A speech examiniming revenge pornography, internet trolling, freedom of speech and contempt of court in the digital age.
Many may wonder how a group that regularly wear wigs and gowns to work keep up with the inexorable expansion of the internet and social media into our everyday lives.
Social media provides a remarkable platform for individuals to publish to huge audiences at the touch of a button, and, it allows publication without editorial oversight or censorship. However, with that capability comes responsibility and the potential to break the law in ways many individuals may not anticipate.
I want to talk about some of the challenges that social media has presented to the Criminal Justice System and how we have responded to those challenges in a number of different ways.
I am very grateful for the opportunity to speak at today’s event after the former Solicitor General, Sir Oliver Heald QC MP, spoke here last year. In the time I have today, I am going to talk about four overlapping areas:
- revenge pornography;
- internet trolling;
- freedom of speech; and,
- contempt of court in the digital age.
There has been a groundswell of concern in the media and amongst the public about revenge pornography and I entirely understand why. It is difficult to imagine how invasive and distressing it has been for those who have had intimate pictures of themselves posted online by their former partners.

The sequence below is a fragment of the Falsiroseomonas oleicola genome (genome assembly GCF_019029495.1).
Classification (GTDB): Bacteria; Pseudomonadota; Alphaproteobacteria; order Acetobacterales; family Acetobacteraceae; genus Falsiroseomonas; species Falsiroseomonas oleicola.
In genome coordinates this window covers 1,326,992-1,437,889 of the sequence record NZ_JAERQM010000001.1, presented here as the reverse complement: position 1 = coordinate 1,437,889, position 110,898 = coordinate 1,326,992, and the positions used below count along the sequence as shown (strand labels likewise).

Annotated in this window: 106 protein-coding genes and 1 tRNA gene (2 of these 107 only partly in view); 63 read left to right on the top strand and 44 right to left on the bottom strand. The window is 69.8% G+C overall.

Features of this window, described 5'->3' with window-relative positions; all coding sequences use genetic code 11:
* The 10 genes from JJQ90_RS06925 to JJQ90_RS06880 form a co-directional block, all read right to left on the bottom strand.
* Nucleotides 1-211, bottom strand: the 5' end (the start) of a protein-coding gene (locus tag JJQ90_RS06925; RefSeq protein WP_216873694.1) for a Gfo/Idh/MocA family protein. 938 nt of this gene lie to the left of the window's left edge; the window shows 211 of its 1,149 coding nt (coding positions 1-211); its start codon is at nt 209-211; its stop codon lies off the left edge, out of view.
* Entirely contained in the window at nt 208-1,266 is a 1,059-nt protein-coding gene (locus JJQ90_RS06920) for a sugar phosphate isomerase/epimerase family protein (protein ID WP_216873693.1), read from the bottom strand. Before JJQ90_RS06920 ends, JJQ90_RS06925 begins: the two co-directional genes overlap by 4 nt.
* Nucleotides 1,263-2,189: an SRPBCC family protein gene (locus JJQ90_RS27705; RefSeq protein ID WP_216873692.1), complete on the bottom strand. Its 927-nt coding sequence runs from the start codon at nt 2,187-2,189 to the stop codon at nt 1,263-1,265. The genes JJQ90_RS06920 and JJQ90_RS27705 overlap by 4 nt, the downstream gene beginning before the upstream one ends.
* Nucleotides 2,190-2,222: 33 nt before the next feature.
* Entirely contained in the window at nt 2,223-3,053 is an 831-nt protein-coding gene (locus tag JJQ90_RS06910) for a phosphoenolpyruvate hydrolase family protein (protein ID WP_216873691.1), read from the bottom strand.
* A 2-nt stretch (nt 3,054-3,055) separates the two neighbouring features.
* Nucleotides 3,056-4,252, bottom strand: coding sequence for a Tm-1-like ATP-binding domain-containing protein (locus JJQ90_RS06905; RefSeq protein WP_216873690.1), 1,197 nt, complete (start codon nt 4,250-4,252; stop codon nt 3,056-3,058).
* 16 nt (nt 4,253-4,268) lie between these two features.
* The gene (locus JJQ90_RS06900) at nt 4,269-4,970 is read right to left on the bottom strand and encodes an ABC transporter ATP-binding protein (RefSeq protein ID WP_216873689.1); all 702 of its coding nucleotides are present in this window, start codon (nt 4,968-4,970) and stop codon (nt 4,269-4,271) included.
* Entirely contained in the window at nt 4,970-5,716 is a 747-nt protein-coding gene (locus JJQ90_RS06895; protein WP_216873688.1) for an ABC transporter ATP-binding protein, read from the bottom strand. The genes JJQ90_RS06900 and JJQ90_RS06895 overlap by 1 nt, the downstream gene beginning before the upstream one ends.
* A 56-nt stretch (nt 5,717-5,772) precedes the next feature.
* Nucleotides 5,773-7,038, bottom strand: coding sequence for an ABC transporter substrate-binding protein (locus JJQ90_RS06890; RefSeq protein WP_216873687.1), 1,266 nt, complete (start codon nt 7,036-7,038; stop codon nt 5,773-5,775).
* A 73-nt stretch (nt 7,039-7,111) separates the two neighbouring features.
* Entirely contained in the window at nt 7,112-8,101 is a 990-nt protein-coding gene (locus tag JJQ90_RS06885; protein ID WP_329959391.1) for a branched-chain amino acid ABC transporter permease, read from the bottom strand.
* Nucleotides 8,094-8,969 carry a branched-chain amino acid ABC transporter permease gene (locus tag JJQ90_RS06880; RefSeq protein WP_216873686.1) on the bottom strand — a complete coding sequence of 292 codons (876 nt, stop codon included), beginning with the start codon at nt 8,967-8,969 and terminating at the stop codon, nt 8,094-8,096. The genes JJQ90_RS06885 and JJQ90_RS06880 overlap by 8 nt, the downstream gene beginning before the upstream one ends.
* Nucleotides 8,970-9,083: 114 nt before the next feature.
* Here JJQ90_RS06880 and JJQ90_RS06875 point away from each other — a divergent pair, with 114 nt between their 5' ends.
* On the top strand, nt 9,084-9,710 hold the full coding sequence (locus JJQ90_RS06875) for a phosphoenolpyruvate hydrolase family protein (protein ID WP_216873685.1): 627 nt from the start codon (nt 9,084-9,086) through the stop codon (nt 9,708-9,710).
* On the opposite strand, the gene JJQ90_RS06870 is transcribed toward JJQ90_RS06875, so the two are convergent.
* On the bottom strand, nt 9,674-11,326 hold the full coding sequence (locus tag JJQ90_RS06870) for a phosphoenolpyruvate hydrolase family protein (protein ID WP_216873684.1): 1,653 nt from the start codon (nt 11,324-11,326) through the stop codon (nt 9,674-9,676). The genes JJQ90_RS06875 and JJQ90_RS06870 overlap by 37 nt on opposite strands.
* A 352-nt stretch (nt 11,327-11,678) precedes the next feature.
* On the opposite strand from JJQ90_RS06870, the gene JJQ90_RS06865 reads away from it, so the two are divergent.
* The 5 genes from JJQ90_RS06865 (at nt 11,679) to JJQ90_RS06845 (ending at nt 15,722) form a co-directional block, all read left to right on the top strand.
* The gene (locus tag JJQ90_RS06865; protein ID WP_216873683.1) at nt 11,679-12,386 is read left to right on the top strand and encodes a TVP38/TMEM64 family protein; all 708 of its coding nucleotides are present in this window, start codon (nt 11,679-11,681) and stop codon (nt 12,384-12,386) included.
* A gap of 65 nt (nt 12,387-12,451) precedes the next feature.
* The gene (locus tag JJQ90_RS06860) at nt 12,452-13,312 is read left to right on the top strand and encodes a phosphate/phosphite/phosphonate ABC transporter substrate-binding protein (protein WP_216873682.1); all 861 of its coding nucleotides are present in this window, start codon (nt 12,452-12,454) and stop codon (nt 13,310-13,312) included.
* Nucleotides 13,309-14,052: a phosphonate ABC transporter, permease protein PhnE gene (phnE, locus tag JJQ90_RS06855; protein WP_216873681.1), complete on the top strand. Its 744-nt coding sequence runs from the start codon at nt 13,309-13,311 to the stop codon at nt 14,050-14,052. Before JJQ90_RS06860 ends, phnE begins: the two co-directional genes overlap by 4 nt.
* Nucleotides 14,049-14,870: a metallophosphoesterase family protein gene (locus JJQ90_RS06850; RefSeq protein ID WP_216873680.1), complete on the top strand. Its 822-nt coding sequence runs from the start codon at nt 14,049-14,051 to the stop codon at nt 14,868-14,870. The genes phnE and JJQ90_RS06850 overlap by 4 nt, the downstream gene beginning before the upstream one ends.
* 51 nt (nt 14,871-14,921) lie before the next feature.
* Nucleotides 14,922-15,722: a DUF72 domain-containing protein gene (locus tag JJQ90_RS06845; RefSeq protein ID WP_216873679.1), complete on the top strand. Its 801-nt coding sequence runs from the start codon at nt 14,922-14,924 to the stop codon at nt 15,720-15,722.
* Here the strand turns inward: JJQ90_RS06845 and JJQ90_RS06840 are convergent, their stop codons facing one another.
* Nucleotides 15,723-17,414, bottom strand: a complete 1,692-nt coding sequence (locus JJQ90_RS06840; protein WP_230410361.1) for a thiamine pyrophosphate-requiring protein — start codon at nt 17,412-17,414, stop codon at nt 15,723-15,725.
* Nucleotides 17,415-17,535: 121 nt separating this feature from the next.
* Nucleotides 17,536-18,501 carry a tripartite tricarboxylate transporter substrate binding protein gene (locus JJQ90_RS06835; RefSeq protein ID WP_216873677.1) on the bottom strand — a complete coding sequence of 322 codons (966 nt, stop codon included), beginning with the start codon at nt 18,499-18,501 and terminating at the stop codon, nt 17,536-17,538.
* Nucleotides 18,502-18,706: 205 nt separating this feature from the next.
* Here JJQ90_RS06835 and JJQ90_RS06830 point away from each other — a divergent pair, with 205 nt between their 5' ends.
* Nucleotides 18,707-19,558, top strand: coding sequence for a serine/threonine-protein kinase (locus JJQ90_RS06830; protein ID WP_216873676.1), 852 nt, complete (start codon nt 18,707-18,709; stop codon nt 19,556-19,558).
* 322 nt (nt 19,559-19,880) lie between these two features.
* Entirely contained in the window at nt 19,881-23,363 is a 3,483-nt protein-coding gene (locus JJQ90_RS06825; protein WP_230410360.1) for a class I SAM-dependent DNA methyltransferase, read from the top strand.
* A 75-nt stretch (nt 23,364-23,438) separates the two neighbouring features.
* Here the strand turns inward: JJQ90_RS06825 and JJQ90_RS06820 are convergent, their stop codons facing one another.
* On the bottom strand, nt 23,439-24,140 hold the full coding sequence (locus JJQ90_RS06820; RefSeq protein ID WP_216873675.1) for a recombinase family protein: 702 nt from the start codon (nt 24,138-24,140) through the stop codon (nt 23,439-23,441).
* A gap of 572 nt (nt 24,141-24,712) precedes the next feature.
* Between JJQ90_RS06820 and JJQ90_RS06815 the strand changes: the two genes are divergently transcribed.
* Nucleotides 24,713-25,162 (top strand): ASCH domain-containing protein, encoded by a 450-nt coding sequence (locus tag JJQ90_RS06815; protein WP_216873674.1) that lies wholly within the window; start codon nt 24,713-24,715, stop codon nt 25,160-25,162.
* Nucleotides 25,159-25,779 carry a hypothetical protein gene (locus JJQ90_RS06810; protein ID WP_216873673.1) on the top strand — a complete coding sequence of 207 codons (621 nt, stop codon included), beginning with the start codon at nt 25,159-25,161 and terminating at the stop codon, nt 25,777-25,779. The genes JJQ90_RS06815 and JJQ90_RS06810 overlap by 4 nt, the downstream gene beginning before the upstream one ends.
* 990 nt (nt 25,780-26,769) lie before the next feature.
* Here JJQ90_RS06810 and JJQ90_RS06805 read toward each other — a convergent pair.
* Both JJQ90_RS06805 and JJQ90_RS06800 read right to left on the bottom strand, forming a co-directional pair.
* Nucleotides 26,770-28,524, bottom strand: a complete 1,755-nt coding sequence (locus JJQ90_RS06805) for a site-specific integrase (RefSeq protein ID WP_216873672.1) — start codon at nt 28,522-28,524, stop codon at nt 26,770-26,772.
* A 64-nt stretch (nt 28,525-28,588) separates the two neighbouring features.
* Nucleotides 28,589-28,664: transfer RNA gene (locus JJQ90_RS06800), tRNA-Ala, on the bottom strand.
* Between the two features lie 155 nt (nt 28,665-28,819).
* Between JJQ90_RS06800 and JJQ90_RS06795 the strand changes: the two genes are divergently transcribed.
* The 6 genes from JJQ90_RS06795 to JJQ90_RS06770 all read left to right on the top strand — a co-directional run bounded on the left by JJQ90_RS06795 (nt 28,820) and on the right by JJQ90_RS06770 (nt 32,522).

It is an incredibly cruel breach of trust and one that inevitably has a considerable lasting impact on the emotional well-being of those subjected to it.
If consenting adults choose to share private images they should be confident that the law will protect their privacy and that those images cannot be used to cause upset and distress if the relationship breaks down.
Many of you will be well aware that a new offence dealing with revenge pornography is to be introduced in the Criminal Justice and Courts Bill which is going through parliament at the moment. Whilst I welcome the introduction of a new offence for this type of behaviour, it is important to recognise that the Criminal Justice System has not simply ignored it up until now.
There are offences which pre-date Twitter and Facebook and prohibit publishing indecent or obscene material online.
Section 127 of the Communications Act 2003, for example, makes it an offence to send a message over the internet that is grossly offensive or of an indecent, obscene or menacing character. The origins of the offence can be traced back to legislation passed in the 1930s largely to protect telephone operators who received very unpleasant messages in the course of their work.
However, whilst times have changed and technology has moved on, the power to prosecute those who send such communications has remained. Recently the CPS has published guidance about how existing legislation can be used to prosecute incidents of revenge pornography. The guidance emphasises the significant impact that these offence can have on victims and the importance of considering the context in which a message has been sent when deciding whether or not to prosecute.
Many of you may ask, why then is a new revenge pornography offence needed? It will be, in my view, very helpful to have a bespoke offence designed to cover specifically the type of harmful behaviour that we know is taking place. The new law will make it abundantly clear to those considering an act of revenge pornography that they are likely to face prosecution.